Zimbabwe: A trail of violence after the ballot

June 3, 2008

Zimbabwe: A trail of violence after the ballot

Senior members of the Zimbabwean government have strong links with the "war veterans" organisation, for example, President Mugabe is the patron of the ZNLWA and other senior officials in the army, police and government are members of the association. Members of the ZNLWA were given preferential treatment during the government's land reform programme and receive a state pension in addition to other perks. The Zimbabwean government has also deliberately aligned state and ZANU-PF affairs making the two inseparable.2 This has enabled government to channel state resources to ZANU-PF and its allies, including "war veterans".


"War veterans" have pledged support to President Mugabe's candidature and are part of his campaign strategy for the presidential election run-off.3 Victims of human rights abuses have also reported that "war veterans" appear to work very closely with soldiers deployed in rural areas to mobilise support for President Mugabe. The failure by the state security organisations, as well as their alleged associations with "war veterans" suggests that the state is, at least, acquiescing in attacks by these groups. In some instances, authorities appear to have instigated the human rights violations committed by "war veterans" and ZANU-PF supporters. Amnesty International has also received reports of human rights violations perpetrated directly by soldiers and the police.


Victims of the state-sponsored violence, including women, children and elderly people, have been treated at various hospitals across the country for injuries sustained from torture and other ill-treatment, including beatings and injuries that result from arson. Several hundred have been admitted in hospitals. Human rights groups in Zimbabwe told Amnesty International that victims were being blocked from seeking help by soldiers, "war veterans" and other state security agents including the Central Intelligence Organisation (CIO). Hundreds of families have been forced to leave their homes as their property was burnt down. Families have been separated. The United Nations Children's Fund states that at least 10,000 children alone have been displaced by the violence.4 The organisation was giving emergency support to more than 25,000 individuals affected by the violence.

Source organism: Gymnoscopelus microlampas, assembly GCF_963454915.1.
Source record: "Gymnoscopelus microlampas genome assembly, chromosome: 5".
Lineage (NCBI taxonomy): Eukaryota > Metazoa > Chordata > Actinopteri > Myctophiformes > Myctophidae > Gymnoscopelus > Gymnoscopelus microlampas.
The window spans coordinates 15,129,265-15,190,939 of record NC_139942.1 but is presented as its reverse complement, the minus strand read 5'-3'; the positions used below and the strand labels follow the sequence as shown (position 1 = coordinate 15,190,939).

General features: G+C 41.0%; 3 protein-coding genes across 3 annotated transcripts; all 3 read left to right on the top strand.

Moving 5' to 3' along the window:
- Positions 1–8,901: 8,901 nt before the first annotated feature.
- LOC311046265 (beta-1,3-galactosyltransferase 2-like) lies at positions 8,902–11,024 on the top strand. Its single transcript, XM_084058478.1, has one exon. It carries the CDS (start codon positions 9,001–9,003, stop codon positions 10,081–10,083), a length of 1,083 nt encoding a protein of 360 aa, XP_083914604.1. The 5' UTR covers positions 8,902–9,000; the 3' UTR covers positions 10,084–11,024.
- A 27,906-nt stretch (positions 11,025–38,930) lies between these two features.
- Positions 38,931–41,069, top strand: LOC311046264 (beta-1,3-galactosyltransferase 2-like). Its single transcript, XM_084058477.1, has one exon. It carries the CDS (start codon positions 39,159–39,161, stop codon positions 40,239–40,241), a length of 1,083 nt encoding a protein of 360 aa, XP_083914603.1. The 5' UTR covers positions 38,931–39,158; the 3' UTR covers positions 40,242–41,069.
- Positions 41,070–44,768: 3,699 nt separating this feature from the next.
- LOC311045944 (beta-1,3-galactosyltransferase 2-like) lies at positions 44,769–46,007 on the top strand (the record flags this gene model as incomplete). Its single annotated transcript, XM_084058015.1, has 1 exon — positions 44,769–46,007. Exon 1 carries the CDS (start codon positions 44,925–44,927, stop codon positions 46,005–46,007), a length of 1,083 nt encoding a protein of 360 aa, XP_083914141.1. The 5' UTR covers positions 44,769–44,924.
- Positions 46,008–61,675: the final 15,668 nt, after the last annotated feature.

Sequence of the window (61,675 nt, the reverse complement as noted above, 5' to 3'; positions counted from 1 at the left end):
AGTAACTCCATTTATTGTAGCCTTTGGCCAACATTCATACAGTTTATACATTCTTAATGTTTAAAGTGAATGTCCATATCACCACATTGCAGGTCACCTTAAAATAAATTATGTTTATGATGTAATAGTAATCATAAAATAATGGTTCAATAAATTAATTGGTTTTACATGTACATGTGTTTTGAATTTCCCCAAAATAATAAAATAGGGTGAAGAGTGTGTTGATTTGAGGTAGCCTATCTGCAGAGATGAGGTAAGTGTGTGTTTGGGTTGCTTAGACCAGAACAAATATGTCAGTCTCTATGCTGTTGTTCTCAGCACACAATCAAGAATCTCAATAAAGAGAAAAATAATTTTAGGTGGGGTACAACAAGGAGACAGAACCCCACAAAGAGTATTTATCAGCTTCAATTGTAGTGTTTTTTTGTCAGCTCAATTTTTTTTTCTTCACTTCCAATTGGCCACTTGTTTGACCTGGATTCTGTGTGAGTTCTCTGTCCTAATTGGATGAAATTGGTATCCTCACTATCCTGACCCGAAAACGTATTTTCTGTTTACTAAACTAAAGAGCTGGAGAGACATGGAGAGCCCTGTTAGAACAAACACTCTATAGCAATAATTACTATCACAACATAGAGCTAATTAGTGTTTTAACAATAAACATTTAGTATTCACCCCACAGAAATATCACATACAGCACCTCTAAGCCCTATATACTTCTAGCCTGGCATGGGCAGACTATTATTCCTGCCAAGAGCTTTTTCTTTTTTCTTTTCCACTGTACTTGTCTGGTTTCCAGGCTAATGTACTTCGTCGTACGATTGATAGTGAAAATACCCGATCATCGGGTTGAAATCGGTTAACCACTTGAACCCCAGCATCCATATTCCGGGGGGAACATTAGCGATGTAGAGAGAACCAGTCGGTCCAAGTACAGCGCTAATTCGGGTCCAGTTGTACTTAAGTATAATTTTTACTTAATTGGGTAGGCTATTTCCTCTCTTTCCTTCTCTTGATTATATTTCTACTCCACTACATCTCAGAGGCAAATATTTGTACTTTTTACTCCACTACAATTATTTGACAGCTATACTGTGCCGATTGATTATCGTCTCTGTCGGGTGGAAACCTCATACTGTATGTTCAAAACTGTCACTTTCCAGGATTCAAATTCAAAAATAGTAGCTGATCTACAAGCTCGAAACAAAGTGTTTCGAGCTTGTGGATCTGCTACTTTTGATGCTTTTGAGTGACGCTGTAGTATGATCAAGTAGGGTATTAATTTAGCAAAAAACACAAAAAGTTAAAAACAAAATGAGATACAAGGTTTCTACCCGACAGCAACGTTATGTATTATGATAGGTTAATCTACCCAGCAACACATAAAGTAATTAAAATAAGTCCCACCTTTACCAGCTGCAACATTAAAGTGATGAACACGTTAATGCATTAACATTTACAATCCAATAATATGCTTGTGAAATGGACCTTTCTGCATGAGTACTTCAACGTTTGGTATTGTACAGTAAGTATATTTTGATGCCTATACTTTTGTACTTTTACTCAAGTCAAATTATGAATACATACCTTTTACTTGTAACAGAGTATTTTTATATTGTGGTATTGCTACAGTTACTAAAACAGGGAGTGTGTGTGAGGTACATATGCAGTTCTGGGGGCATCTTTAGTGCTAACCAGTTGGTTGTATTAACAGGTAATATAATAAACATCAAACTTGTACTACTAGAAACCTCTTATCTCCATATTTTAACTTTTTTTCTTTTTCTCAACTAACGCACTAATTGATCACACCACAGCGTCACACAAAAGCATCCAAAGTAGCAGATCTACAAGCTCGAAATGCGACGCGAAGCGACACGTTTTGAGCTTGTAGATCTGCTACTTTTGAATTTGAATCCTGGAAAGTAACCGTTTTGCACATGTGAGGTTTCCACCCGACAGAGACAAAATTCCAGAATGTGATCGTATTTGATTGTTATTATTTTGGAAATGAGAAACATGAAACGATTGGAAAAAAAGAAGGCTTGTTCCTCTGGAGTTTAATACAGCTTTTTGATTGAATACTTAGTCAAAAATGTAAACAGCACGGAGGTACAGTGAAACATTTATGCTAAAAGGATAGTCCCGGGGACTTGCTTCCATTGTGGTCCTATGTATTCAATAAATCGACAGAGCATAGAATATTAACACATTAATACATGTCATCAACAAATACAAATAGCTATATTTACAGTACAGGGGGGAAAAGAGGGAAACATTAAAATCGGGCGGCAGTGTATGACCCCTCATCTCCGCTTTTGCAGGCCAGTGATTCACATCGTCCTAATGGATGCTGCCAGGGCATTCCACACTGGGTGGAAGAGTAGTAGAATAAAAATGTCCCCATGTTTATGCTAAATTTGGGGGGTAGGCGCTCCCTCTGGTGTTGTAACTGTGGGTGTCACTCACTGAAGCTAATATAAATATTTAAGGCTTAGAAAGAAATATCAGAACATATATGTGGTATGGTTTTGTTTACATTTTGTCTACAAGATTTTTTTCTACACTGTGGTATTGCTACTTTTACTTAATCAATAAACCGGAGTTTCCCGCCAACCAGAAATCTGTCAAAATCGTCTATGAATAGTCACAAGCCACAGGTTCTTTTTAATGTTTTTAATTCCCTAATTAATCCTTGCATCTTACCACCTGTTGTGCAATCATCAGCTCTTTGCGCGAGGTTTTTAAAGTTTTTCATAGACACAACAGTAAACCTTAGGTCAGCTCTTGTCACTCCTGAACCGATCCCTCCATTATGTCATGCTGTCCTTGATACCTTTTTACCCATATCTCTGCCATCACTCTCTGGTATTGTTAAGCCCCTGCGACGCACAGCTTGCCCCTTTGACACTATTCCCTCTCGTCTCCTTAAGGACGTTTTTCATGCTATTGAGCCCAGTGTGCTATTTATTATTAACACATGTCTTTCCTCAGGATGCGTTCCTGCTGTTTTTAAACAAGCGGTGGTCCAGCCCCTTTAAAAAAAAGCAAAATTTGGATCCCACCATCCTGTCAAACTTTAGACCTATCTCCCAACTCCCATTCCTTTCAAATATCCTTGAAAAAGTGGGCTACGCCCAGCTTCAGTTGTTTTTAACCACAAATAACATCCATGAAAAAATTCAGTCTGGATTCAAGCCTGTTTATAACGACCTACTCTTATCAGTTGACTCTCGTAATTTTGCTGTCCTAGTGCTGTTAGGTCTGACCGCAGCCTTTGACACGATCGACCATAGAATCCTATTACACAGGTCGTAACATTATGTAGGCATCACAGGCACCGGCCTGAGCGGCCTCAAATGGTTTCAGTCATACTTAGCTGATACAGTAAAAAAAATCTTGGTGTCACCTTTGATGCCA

The wave of state-sponsored violence is concentrated in rural areas, townships and farming areas where the MDC made significant gains during the elections held on 29 March 2008.5 The attacks appear to be aimed at displacing and intimidating MDC supporters as the country prepares for a run-off of the presidential election, scheduled for 27 June 2008. The situation of most victims is desperate and many are without shelter, food and in need of urgent medical care. Some schools have been forced to close as teachers flee from the state-sponsored violence.


Amnesty International is concerned about the failure or unwillingness of the Zimbabwean police to investigate human rights abuses or arrest suspected perpetrators. Eyewitness told Amnesty International that officers from the ZRP appear to be reluctant to arrest "war veterans" and ZANU-PF supporters who are perpetrating human rights abuses. However, police have been quick to investigate human rights abuses allegedly committed by MDC supporters creating an impression of partisan policing. In addition, police have further violated the rights of those in police custody, denying them access to a lawyer, food and medical care.